Baton Rouge, LA (NBC 33) (Fox 44) – (7/11/19) While there is still a lot of uncertainty on the exact path, strength and impact that the incoming tropical system will have, heavy rain will be one of several hazards felt across much of the state. The Red Cross encourages all residents to take the necessary precautions to protect yourself and your family now.
WHAT YOU SHOULD DO
- Build an emergency kit with a gallon of water per person, per day, non-perishable food, a flashlight, battery-powered radio, first aid kit, medications, supplies for an infant if applicable, a multi-purpose tool, personal hygiene items, copies of important papers, cell phone chargers, extra cash, blankets, maps of the area and emergency contact information.
- Talk with household members and create an evacuation plan. Practicing the plan minimizes confusion and fear during the event. Check in with your neighbors to see if they have any transportation or mobility limitations you can assist with, should an evacuation order be issued.
- Be informed. Learn about the community’s hurricane response plan. Plan routes to local shelters, register family members with special medical needs as required and make plans for pets.
- Download the free Red Cross Emergency App to select up to 35 different severe weather and emergency alerts on their mobile device. The content includes expert guidance on what to do before, during and after different emergencies or disasters from home fires to hurricanes. The app can be found in smartphone app stores by searching for American Red Cross, texting ‘EMERGENCY’ to 90999, or by going toredcross.org/apps.
If someone already has a disaster kit, now is the time make sure the food and water is still okay to consume and that copies of important documents are up to date. If they already have an emergency plan for their household, they should talk about it again with family members, so everyone knows what to do if an emergency occurs.
WHAT SHOULD YOU BRING TO AN EVACUATION CENTER
In the event that an evacuation order is issued, there are some personal items that we encourage everyone bring with them. Hurricane evacuation centers are meant to safely house people for about 72 hours until the storm passes and weather conditions improve. If needed, local government officials may transition evacuation centers into emergency shelters if residents can’t return home after the storm passes.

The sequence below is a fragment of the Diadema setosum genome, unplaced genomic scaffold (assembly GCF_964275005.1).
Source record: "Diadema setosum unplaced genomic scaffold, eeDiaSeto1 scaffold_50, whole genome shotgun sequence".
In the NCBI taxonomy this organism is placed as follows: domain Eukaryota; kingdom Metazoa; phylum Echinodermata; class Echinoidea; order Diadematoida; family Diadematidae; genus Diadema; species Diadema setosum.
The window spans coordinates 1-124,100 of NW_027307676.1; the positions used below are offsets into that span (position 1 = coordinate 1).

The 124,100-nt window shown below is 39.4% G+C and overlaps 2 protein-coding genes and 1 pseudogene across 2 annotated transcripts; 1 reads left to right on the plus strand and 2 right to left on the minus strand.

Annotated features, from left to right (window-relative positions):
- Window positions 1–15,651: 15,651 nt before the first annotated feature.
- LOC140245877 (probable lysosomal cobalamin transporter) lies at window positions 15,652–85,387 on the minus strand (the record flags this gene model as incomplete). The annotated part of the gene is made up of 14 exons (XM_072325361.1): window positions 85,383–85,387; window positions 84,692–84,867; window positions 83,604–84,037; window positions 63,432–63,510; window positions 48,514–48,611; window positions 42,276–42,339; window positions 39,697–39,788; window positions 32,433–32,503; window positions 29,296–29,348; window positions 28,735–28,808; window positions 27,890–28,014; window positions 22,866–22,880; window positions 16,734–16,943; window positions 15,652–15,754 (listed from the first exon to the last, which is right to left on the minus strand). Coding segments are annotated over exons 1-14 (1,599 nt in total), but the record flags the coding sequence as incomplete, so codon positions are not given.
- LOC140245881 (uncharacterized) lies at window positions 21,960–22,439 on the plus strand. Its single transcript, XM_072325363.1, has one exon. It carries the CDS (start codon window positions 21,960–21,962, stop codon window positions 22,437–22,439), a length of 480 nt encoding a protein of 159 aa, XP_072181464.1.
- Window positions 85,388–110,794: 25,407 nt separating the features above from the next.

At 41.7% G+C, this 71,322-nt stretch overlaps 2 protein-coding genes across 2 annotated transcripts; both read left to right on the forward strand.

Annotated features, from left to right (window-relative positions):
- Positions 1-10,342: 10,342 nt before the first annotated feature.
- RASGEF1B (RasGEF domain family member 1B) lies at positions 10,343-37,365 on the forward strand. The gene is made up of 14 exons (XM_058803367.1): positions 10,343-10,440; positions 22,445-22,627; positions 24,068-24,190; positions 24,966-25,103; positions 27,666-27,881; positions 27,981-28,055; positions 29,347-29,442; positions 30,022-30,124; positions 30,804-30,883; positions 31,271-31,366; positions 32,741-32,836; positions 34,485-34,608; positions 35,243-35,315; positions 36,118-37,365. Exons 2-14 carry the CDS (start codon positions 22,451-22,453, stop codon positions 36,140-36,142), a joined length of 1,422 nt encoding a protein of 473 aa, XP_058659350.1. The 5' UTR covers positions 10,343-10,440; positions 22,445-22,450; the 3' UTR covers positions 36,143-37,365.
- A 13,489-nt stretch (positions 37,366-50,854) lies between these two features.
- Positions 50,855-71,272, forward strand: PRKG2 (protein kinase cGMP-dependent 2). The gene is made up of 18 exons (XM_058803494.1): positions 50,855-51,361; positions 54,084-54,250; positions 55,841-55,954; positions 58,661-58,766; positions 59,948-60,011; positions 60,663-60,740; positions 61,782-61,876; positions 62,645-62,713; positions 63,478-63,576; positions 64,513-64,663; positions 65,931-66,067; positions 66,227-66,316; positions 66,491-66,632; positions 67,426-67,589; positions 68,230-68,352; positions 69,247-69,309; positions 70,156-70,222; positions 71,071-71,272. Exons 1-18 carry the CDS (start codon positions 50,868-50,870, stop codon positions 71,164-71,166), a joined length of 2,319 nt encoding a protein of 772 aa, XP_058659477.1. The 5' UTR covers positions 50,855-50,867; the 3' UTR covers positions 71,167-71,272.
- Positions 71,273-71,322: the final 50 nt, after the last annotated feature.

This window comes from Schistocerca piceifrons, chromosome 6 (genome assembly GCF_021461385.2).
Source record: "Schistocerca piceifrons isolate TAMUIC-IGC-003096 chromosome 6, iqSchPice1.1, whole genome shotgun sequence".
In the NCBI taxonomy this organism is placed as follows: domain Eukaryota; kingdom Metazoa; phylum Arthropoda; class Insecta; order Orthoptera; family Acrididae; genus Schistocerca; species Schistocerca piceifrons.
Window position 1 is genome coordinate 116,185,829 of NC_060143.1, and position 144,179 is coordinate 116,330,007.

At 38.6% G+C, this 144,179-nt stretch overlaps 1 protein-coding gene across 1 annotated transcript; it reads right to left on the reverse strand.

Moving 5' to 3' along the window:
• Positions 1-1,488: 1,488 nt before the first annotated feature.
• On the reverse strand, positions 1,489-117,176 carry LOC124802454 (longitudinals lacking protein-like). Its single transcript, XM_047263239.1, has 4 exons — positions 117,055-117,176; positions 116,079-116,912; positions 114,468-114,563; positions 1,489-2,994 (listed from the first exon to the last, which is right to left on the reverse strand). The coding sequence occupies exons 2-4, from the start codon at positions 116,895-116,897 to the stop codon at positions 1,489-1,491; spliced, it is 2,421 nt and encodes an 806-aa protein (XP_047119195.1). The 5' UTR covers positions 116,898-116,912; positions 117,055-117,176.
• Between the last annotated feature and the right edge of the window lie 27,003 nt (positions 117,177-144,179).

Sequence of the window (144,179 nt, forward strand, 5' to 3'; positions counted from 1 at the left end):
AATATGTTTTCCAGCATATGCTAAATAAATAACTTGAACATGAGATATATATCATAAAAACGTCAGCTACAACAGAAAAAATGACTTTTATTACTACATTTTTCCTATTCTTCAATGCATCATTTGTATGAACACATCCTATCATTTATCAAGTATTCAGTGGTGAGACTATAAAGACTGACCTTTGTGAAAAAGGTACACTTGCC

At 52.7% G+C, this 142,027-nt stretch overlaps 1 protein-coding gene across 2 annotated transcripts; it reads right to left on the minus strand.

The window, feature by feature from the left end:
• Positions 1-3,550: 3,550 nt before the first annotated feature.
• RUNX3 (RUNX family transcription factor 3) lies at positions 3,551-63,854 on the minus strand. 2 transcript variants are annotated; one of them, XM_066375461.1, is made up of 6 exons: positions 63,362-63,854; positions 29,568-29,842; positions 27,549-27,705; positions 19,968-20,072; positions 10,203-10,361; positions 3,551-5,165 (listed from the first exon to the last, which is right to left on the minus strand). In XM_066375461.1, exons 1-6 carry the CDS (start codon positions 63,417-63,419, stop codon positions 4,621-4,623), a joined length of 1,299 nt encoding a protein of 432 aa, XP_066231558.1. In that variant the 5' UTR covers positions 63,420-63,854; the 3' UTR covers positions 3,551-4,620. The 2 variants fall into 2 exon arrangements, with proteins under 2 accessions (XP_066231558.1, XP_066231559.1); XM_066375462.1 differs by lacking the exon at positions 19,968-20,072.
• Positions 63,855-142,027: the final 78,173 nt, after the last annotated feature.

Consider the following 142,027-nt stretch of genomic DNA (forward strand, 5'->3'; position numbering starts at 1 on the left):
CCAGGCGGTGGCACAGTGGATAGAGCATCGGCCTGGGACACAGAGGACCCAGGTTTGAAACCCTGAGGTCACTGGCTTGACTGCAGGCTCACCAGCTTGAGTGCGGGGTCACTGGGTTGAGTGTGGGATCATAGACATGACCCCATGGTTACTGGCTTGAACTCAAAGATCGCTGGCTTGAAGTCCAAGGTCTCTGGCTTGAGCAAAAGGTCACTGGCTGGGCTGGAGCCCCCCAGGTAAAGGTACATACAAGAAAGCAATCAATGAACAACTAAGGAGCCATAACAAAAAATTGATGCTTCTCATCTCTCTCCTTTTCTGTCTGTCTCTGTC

- Prescription and emergency medications
- Extra clothing
- Pillows and blankets
- Hygiene supplies
- Important documents
- Other comfort items
It’s also important to bring special items for children, such as diapers, formula and toys, and other items for family members who may have unique needs.
PRACTICE FLOOD SAFETY
Heavy rain will be one of many hazards felt from this system. Practice flood safety should you encounter flooding during or after the storm.
- Travel is not encouraged during the storm.
- If you are in an area that is flooding (e.g., on the coast, on a floodplain, near a river, on an island waterway, or just in a flood-prone or low-lying area), move to a location on higher ground before floodwaters reach you.
- Don’t walk, swim or drive through floodwater. Just six inches of fast-flowing water can knock you over and two feet will float a car. Remember, Turn Around! Don’t Drown!
- If caught on a flooded road with rapidly rising waters, get out of the car quickly and move to higher ground.
- Stay indoors and away from windows and glass doors. If you are in a temporary structure, safely move to a sturdy building and go to a windowless room on the lowest level that is not likely to flood.
- Never use a generator, gasoline-powered equipment and tools, grill, camp stove, or charcoal burning device inside or in any partially enclosed area. Keep these devices outside and at least 20 feet from doors, windows, and vents.
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